Civil War – Battle of Chickamauga and the Confederate soldiers

Submitted by C.J. Johnson


In the summer of 1863, Union forces under the command of General William Rosecrans had pushed Confederate forces under General Braxton Bragg out of both Tullahoma and Chattanooga, Tennessee. Bragg and his troops moved into northern Georgia, in an area of mountains, about 25 miles south of Chattanooga.

In the early morning of September 19, Federal troops from General George Thomas’s corps engaged a dismounted Confederate cavalry group. It became a much larger fight when additional Confederate troops were sent into battle. The fighting increased, with both sides fully involved in the battle. However, the day’s results were inconclusive.

That night, even more Rebel troops moved into the area, as General James Longstreet’s two divisions arrived. With the arrival of Longstreet’s troops, Rebels outnumbered Yankees by about 10,000 troops.

By noon on the 20th, events fell into place in the Confederate’s favor, when Union General Thomas Wood was ordered to move his troops “to plug a gap in the Yankee line,” when in fact there was no such gap. Instead, this move created a one.

Longstreet took full advantage of the situation, marching his troops through the newly formed gap, creating havoc in the Union line. The Yankees quickly retreated to Chattanooga, with only Union General Thomas’s corps left to fight. The Rebel attack was thwarted, and Thomas earned the nickname “The Rock of Chickamauga.” Sometime after nightfall, Thomas’s troops also returned to Chattanooga.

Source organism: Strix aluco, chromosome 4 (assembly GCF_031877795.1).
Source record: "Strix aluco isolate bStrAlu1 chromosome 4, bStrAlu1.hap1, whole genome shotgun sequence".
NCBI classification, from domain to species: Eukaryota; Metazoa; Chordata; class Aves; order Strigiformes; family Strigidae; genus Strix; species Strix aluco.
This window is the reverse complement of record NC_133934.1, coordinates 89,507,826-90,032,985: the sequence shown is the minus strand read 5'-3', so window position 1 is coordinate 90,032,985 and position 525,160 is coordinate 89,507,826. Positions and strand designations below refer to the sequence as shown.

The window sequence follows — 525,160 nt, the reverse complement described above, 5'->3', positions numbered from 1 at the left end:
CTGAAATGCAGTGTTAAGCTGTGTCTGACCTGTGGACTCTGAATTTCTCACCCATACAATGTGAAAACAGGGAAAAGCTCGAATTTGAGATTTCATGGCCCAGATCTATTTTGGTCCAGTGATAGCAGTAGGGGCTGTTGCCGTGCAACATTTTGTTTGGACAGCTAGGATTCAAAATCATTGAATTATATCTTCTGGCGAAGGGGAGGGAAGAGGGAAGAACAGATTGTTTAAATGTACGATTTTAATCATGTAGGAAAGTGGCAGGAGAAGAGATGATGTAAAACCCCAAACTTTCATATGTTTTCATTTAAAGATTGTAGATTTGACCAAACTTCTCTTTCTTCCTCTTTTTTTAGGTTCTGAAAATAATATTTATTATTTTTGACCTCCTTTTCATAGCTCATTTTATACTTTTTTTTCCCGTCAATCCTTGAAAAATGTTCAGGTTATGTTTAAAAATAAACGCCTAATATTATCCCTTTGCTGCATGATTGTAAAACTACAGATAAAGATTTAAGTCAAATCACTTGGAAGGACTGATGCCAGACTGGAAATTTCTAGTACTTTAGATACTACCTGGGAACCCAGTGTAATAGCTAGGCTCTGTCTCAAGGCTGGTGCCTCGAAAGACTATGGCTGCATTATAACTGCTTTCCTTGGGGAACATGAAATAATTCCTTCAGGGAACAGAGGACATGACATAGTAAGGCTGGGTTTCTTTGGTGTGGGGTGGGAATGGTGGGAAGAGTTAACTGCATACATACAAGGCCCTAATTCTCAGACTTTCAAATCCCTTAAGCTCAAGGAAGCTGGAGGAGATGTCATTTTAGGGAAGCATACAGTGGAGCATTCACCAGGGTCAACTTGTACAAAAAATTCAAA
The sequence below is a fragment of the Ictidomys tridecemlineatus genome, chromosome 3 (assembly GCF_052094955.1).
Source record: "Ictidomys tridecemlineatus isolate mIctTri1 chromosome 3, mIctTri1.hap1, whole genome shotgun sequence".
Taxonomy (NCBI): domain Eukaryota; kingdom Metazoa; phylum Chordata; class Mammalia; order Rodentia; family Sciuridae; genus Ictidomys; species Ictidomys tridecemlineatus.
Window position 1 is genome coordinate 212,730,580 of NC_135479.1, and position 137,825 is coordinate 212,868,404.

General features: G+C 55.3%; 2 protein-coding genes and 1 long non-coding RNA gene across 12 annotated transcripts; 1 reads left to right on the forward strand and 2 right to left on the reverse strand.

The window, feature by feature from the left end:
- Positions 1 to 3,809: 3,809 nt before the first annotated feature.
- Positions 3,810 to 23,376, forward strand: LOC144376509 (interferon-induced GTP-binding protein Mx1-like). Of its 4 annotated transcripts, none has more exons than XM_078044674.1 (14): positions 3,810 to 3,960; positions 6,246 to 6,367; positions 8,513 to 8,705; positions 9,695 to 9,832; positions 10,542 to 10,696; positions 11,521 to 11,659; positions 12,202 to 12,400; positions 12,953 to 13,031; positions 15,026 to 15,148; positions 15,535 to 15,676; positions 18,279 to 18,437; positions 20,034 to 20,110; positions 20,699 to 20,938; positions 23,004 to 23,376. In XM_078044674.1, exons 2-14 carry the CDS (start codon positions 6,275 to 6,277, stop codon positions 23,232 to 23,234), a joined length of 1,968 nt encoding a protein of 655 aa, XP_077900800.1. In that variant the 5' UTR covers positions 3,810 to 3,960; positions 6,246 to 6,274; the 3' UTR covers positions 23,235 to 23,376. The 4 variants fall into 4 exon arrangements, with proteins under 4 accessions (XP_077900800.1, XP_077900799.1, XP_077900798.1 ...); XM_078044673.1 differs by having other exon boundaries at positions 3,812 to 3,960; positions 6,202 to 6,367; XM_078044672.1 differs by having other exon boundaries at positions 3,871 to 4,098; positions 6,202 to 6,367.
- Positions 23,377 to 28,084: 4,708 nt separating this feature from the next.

Confederate General Bragg opted not to pursue General Rosecrans to Chattanooga. The decision was made to besiege the city of Chattanooga. With Confederate artillery on the high ground, looking down on the river, as well as blocking the railroad lines and roads, Union supplies were cut-off to the city.

Chickamauga was one of the largest and bloodiest battles in the war. Losses on both sides were huge, and surprisingly equal as far as percentages. Union forces, with a total count of about 58,000, had a casualty rate of about 28 percent, with over 16,000 casualties including 1,600 dead. Confederates also had a 28 percent casualty rate, with a total strength of over 66,000 men and 18,500 total casualties, with just over 2,300 killed.

The National Park Service, in its online copy of its 1956 Historical Handbook of Chickamauga and Chattanooga, offers this idea of the importance of Chickamauga. “In and around strategically important Chattanooga, Tenn. in the autumn of 1863, there occurred some of the most complex maneuvers and hard fighting of the Civil War. The Confederate victory at Chickamauga (September 19-20) gave new hope to the South after the defeats at Gettysburg and Vicksburg in July of that year.”